Probably more controversial, especially for the time Jane Austen was writing, are the echoes of The French Revolution. Ideas espoused by the Revolution were bound to be heard and discussed in Britain by such men as Charles James Fox. But what about the women?

Louisa Musgrove’s jump from The Cobb in Lyme onto the cobbled pavement below and striking her head, rendering her unconscious, is suggestive of women like Anne Elliot taking charge and making a decisive contribution over and above men. This theme is similar to the political and social ideology women were advocating in France.

“Is there no one to help me?” were the first words which burst from Captain Wentworth, in a tone of despair, and as if all his own strength were gone.

“Go to him, go to him,” cried Anne [to Captain Benwick], “for heaven’s sake go to him. I can support her myself. Leave me and go to him. Rub her hands, rub her temples; here are salts,- take them, take them.” Captain Benwick obeyed…… everything was done that Anne had prompted…”

 

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Surely this scene is in the spirit of Charlotte Corday, Pauline Leon and Theroigne de Mericourt, who agitated for full citizenship for women. Three Royal Naval Captains who commanded Royal Naval men of war became helpless in this emergency, and only a woman, Anne Elliot, direct and assertive, took charge.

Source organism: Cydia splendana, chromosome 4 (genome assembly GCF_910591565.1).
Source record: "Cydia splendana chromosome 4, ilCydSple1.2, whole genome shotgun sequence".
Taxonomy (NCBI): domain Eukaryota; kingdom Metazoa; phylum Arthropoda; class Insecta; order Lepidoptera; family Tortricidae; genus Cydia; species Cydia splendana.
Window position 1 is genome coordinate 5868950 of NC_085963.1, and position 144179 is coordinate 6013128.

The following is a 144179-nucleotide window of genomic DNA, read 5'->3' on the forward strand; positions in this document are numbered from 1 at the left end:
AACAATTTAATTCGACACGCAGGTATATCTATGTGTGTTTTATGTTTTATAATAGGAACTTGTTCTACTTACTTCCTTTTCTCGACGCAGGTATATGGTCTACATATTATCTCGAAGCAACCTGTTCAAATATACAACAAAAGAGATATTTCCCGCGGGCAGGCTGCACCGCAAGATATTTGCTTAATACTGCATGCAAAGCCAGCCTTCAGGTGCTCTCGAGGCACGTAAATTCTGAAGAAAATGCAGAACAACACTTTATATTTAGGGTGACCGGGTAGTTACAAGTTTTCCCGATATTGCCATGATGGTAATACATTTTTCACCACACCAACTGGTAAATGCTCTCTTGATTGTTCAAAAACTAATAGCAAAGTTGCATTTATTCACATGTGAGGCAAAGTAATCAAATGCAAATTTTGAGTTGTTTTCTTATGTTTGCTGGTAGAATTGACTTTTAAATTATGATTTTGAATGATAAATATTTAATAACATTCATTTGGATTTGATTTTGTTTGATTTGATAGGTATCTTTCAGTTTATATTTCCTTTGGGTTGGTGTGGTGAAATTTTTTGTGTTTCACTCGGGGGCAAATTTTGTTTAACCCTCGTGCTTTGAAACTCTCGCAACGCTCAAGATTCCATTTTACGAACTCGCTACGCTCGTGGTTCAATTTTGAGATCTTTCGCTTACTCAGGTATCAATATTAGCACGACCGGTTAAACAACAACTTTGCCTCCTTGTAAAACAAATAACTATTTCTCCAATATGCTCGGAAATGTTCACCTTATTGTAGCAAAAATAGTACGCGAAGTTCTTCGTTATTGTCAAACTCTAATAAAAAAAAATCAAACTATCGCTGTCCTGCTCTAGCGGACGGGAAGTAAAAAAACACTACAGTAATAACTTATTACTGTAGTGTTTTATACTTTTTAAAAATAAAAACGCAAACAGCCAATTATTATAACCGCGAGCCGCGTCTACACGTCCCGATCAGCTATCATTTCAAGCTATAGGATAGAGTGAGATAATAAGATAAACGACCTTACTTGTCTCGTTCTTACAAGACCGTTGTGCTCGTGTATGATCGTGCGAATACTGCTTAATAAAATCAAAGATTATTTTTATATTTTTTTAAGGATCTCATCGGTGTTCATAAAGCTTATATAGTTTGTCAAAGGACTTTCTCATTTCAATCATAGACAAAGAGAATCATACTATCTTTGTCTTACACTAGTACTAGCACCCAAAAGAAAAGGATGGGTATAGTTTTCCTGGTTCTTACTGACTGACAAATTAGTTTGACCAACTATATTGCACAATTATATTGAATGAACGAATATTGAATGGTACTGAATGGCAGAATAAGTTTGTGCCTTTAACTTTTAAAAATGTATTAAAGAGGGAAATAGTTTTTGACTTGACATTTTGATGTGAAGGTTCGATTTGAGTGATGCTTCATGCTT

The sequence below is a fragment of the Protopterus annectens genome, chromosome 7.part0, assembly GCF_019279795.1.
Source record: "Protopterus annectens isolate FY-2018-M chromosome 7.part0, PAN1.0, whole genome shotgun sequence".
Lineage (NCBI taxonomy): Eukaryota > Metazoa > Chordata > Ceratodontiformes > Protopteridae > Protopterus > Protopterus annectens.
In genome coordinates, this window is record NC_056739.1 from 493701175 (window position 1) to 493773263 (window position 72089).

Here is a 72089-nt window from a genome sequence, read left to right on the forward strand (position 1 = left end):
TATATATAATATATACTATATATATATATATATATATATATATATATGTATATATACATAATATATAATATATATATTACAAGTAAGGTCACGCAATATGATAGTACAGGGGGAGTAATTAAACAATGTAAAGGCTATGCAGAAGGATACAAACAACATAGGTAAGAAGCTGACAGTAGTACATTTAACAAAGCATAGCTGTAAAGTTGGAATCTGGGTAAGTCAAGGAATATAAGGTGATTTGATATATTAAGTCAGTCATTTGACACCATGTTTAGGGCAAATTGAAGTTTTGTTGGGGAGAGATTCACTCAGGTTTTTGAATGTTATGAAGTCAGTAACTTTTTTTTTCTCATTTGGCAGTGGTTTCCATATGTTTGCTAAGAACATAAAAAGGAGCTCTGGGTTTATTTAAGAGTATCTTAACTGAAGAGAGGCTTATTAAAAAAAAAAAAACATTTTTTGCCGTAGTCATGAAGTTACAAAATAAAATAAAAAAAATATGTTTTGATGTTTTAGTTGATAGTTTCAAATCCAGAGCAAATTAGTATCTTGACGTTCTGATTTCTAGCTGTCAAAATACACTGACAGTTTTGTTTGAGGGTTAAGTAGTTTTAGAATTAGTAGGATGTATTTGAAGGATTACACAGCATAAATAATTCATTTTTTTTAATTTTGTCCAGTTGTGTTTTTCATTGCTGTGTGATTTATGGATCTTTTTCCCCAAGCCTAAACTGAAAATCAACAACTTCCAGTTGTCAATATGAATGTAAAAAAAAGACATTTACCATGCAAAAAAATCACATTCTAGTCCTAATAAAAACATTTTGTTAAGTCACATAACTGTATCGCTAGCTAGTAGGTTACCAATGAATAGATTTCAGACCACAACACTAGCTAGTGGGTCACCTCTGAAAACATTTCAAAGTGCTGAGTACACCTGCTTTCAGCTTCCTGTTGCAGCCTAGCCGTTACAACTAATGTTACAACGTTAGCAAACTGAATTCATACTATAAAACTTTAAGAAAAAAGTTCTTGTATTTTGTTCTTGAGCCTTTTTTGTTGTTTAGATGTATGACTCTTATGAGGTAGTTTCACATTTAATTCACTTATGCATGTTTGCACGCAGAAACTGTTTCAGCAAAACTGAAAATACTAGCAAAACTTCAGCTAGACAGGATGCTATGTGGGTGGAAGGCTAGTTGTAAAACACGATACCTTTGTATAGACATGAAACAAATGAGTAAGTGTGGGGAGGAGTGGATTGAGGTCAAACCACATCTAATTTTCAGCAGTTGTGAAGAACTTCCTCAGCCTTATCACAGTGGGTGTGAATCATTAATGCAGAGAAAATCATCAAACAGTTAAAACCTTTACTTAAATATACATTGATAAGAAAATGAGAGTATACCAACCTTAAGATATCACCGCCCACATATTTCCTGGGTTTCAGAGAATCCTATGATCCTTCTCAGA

Jane Austen’s novel Persuasion was published in 1818 after her death. Anne Bronte’s novel, The Tennant of Wildfell Hall, was published thirty years later in 1848. Both deal with moral issues and patriarchy. The difference between the two is stark. Jane Austen holds a mirror up to society and says: this is the way things are. Nothing really terrible happens in Persuasion. Jane Austen portrays a very gentle revolution.  The Tennant of Wildfell Hall deals with misogyny, patriarchy, and the terrible abuse of a woman. Anne Bronte’s writing is disturbing and visceral; mind and heart changing. Jane Austen’s writing is gently comic, but it’s also getting us there.

Find Tony Grant’s blog, London Calling, at this link. http://general-southerner.blogspot.com/

 

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Alicia Silverstone as Cher in Clueless, a modern adaptation of Emma

Alicia Silverstone as Cher in Clueless, a modern adaptation of Emma. This film still leaves me laughing, and I suspect JA would have approved of its modern Beverley Hills setting.

Do you have an account with Netflix for instant videos? How about an Amazon prime account, which offers amazing discounts as well as free postage and handling for all your prime purchases? At less than $80 per year, Prime has proven to be my best investment in entertainment.